A Danish museum gave an artist around $ 83,000 to reproduce a pair of works that showed cash, reflecting the nature of work in the modern world.
Instead, the artist, Jens Haaning, turned over two blank canvases without a coin in sight, which are featured in the exhibition that opened last week at the Kunsten Museum of Modern Art. Haaning admits he did hardly any actual work on the project after receiving a commission from the museum in the northern city of Aalborg, but says he keeps the cash, in the name of art, of course.
“This is just a work of art if I don’t pay it back,” Haaning said in an interview. “I think I have created a good and relevant piece of art that could be hung on the wall.”
The Kunsten Museum’s reaction has been mixed, at least publicly.
Artistic merits aside, Haaning did not fulfill his original commission, Lasse Andersson, the museum’s director, said in an interview. He said the artist received 532,549 Danish crowns to reproduce two of his earlier works, in which he had framed stacks of crowns and euro notes to represent the annual wages earned by workers in Austria and Denmark.
Therefore, the museum expects that Haaning, whose actual commission payment was set at 10,000 crowns, less than $ 1,600, plus expenses, will return the money that was supposed to be contained in the artworks after the exhibition closed in January said Mr. Andersson said. Otherwise, he added, he is willing to take legal action.
But for now, the museum is playing along. Mr. Andersson said that Mr. Haaning’s trick was in the spirit of the commission, which should generate reflections on how and why people work for money.
“The work is interesting to me,” Andersson said. “It is partly a humorous comment: why do we work, what is satisfying in being good at something?”
The episode, Andersson said, echoed the Robin Hood story: “The clever Jens Haaning tricks the director of the biggest museum; it’s a story that’s funny too.”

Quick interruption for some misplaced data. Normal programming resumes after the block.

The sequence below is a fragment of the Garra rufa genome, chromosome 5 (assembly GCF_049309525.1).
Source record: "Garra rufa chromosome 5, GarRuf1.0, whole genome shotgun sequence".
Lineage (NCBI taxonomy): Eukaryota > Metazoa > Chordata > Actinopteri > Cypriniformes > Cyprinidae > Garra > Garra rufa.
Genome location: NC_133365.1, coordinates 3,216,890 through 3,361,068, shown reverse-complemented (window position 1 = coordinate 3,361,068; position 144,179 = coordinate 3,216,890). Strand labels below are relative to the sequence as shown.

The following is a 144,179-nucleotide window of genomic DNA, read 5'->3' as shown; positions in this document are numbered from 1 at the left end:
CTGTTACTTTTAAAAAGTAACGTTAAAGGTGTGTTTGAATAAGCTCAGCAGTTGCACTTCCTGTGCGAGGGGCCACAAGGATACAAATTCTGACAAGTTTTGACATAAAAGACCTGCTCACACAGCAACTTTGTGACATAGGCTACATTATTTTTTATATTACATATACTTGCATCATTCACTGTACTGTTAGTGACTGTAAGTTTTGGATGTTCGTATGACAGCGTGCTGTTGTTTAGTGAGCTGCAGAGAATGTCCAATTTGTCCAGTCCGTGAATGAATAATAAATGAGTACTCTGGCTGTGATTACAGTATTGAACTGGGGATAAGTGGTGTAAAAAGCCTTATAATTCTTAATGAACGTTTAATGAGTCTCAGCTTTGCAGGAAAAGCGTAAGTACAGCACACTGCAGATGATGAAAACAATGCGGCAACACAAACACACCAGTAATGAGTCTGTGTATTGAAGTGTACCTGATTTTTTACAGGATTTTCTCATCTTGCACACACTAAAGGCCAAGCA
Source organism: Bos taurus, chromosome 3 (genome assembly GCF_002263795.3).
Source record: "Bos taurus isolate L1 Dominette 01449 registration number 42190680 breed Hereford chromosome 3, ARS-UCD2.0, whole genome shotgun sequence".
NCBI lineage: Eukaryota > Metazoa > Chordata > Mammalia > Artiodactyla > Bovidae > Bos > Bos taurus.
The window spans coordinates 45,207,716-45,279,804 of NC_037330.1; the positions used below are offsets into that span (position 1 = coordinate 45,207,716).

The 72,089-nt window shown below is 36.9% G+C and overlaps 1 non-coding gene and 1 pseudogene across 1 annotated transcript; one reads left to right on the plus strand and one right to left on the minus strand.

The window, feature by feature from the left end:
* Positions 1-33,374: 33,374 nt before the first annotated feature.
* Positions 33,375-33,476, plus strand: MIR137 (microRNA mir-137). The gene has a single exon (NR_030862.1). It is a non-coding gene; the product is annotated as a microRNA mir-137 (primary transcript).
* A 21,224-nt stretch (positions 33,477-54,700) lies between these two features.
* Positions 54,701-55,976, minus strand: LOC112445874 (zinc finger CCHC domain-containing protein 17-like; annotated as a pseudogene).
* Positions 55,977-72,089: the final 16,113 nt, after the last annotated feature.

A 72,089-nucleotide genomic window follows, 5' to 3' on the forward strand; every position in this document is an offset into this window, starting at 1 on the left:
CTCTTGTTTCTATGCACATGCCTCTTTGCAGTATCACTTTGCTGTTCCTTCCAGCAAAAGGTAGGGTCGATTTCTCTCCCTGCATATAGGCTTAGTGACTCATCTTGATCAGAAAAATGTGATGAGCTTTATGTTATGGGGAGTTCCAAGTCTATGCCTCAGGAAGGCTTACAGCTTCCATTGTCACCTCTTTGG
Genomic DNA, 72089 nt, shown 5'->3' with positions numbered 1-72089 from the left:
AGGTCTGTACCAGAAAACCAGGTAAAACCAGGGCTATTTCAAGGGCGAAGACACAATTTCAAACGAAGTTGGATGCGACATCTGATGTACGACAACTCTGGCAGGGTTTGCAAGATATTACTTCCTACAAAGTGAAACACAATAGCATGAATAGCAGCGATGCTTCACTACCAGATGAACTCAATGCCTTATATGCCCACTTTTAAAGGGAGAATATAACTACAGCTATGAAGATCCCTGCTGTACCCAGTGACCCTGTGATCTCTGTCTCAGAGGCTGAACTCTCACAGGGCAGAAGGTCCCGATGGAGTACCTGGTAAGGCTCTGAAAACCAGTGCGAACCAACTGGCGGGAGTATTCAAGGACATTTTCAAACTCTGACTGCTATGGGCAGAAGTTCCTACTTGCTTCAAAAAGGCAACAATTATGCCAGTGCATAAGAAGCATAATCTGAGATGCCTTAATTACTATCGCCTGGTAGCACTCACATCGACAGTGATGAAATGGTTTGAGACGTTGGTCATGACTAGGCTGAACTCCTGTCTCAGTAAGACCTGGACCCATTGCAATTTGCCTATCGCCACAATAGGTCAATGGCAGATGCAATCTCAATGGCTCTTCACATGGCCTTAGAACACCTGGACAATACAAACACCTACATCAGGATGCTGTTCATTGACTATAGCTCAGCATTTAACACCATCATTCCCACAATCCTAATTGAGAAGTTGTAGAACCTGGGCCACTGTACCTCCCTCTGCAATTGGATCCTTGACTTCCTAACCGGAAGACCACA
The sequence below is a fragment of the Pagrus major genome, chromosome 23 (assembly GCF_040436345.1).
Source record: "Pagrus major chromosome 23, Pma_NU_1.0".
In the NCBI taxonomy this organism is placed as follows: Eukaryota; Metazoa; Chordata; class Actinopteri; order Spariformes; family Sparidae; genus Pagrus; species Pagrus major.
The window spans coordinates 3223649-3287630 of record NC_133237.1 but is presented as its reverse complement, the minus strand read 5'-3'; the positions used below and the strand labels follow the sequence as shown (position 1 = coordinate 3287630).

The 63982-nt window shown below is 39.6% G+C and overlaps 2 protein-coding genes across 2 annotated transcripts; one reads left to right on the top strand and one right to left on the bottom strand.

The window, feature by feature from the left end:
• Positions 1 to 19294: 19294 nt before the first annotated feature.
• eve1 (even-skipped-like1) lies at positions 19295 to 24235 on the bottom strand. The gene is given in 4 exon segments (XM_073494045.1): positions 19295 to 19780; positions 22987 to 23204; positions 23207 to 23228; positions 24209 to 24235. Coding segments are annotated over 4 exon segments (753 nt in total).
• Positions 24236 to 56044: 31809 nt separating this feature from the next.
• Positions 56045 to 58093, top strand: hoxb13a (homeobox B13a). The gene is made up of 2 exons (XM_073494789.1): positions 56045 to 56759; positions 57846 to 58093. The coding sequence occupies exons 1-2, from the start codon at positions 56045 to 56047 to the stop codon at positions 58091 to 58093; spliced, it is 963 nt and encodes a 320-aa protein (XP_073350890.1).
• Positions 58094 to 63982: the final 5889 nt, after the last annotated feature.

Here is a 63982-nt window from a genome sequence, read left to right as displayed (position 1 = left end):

But some of his colleagues weren’t as enthusiastic, according to another artist from the exhibition, John Korner, who was at the museum when Haaning’s work was delivered.
“The curators were clearly disappointed,” he said. “I don’t know what they expected. In fact, they asked me what I thought, maybe because I was the only artist in the museum at the time. “
Mr. Haaning’s latest creation has not come as a surprise to those familiar with his work.
“He’s the latest cheat,” said Merete Jankowski, an art historian and former employer and contributor to Haaning.
The stunt mirrored some of their past performances, he said, which are often intended to cause them to upset “our notion of what is fair and just in our society, especially when it comes to underserved communities.”
Ms. Jankowski pointed to a particularly political piece from 1995 called “Gun Production,” in which the artist invited a group of young immigrants to the exhibition space to participate in a workshop on making street guns.
“It is a way of creating a work of art for a museum, which he has done many times before, and I think it has been overlooked,” he said in reference to his latest project. “Try doing a Google search for Jens Haaning and see what he’s done before. How can that come as a surprise?”
Hazardous materials burned aboard container ship anchored off Vancouver Island
Former PM Chretien on inflation concerns, current affairs
Man under house arrest asks Italian police to jail him to escape wife
China warns of further spread in latest COVID-19 flare-up, to step up monitoring
Scientists use camera connected to brain implant to help blind woman see
U.S2 days ago
U.S. Supreme Court doesn’t block Texas abortion law, sets hearing
Health1 week ago
U.S. FDA panel endorses booster shot for J&J COVID-19 vaccine
Europe1 week ago
Protests greet debut of Italy’s workplace COVID-19 pass rule
Australia & NZ3 days ago
New Zealand sets 90 per cent vaccination target to end lockdowns
Asia1 week ago
Suicide attack on Shiite mosque in Afghanistan kills 47
U.S1 week ago
Biden: ‘Democracy survived’ U.S. Capitol riot because of police
Canada3 days ago
Adding lottery ticket to peanut purchase leaves B.C. woman $70 million richer
Canada3 days ago
Canada’s men’s national soccer team cracks FIFA’s top 50